The bill, approved by a 250-169 bipartisan vote, prohibits federal regulators from directly or indirectly coercing banks to terminate relationships with legitimate business entities.
The U.S. House of Representatives passed the Financial Institution Customer Protection Act of 2015, which would end Operation Choke Point, in a 250-169 bipartisan vote Thursday. The bill, which ACA International has supported, prohibits federal regulators from directly or indirectly coercing banks to terminate relationships with legitimate business entities “unless the regulator has material reason,” according to bill sponsor U.S. Rep. Blaine Luetkemeyer (R-Mo.)
In April 2015, ACA International’s Board of Directors unanimously voted to support legislation and policy changes that would bring an end to Operation Choke Point. In June, ACA launched a grassroots campaign in which nearly 2,000 members sent emails to a total of 340 members of Congress urging them to end Operation Choke Point.
“After years of remaining steadfast in bringing an end to Operation Choke Point, I am proud that the majority of my colleagues today joined me in casting their votes to ensure this program is brought to a halt and that greater transparency is achieved,” Luetkemeyer said in a statement issued after Thursday’s vote. “Together, the first step has been taken to ensure that federal banking agencies and DOJ can no longer intimidate financial institutions from offering financial services to licensed, legally-operating businesses that have been targeted not because of potential wrongdoing, but because of personal and political motivation.”
Operation Choke Point is a program in which the Federal Deposit Insurance Corporation and Department of Justice reportedly applied pressure to financial institutions in order to cut off financial services to certain licensed, legally operating industries, including debt collection. The House Financial Services Committee passed the Financial Institution Customer Protection Act of 2015 (HR 766) by a 35-19 vote in June 2015.
“Operation Choke Point is an outrage to the American people,” said U.S. Rep. Jeb Hensarling (R-Texas), chair of the House Financial Services Committee. “Fortunately, a number of Democrats on the other side of the aisle have actually joined with our side to say that justice must prevail, that the rule of law must prevail.”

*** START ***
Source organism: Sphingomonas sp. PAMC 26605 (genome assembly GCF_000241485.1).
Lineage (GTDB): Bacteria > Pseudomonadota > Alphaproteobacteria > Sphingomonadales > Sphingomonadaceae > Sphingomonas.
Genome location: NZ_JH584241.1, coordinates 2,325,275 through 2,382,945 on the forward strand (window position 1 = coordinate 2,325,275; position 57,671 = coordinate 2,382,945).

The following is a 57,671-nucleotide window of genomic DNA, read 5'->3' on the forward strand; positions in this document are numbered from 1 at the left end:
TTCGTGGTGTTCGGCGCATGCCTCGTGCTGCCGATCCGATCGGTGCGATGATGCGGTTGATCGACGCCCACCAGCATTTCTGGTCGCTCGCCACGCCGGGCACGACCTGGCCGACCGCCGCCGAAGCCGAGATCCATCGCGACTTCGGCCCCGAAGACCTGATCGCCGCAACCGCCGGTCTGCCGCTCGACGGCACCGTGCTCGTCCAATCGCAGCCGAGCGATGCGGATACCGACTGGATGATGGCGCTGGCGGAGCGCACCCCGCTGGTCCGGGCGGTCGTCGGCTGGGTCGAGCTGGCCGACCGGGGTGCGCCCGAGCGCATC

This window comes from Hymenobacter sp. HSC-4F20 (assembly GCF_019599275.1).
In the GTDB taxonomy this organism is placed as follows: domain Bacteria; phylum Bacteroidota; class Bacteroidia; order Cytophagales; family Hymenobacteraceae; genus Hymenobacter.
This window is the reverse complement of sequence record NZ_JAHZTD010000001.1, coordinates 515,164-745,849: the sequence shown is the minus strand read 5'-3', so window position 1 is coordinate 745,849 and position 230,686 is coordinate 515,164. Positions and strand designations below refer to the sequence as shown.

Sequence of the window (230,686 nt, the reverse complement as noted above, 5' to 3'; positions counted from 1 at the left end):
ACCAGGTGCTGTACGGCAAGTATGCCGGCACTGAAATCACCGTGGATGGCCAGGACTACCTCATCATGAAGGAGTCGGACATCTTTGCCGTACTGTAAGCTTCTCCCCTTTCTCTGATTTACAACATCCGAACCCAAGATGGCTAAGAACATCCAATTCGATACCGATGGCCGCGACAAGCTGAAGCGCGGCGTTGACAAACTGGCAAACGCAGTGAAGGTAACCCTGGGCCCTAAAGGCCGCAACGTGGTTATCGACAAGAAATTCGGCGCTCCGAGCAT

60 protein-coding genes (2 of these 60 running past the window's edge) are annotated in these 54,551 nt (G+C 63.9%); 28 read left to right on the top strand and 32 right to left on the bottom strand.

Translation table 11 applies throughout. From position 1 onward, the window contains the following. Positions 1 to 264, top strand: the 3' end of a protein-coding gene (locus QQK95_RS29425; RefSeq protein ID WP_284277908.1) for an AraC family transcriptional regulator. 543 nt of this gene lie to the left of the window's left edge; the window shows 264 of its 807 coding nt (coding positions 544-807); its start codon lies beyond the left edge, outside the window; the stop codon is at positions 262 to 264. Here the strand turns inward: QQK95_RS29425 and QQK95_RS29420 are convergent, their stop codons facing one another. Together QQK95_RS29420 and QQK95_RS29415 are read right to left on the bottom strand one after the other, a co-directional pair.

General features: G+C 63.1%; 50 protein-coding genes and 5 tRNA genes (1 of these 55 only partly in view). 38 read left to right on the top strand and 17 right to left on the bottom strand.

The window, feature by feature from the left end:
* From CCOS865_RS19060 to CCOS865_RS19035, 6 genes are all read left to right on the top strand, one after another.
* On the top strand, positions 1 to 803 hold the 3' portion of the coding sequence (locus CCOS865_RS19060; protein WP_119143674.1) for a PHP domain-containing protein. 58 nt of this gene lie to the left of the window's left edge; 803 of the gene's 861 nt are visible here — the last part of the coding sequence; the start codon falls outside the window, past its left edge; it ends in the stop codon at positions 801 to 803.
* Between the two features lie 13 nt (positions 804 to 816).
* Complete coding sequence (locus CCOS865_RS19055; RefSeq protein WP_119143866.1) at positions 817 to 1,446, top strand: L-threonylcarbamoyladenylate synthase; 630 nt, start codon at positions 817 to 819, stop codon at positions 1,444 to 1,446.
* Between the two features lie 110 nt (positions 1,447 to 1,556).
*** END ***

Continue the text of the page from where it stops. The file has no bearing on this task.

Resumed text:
Opponents of the legislation said Thursday that it goes too far in regulating the actions of the FDIC and DOJ to combat bank fraud.
In particular, opponents expressed concerns about a provision of the original bill that would amend the Financial Institutions Reform, Recovery, and Enforcement Act of 1989 to “revise requirements for summoning witnesses and requiring production of books or other records the Attorney General deems relevant or material to a civil investigation in contemplation of a civil proceeding which may result in civil penalties for specified violations.”
Before the final vote, the House approved one amendment to HR 766 from U.S. Rep. Brad Sherman (D-Calif.) that addressed these concerns about the bill’s reach. The amendment ensures that the original intent of FIRREA stays in place.
“I do not support the part of the bill that blocks FIRREA,” Sherman said. “It is unfortunate that these two bills have been put together into one [and] it’s important that the bill does not have unintended consequences.”
Luetkemeyer addressed Operation Choke Point with ACA members last year at the Washington Insights Conference in Washington, D.C. This year’s Washington Insights Conference, April 20-21 at the Hyatt Regency on Capitol Hill, will be an opportunity for ACA members to follow up on the impact of HR 766 now that it has been approved. ACA members who attend will also have the opportunity to discuss other regulations and laws affecting the credit and collection industry with members of Congress.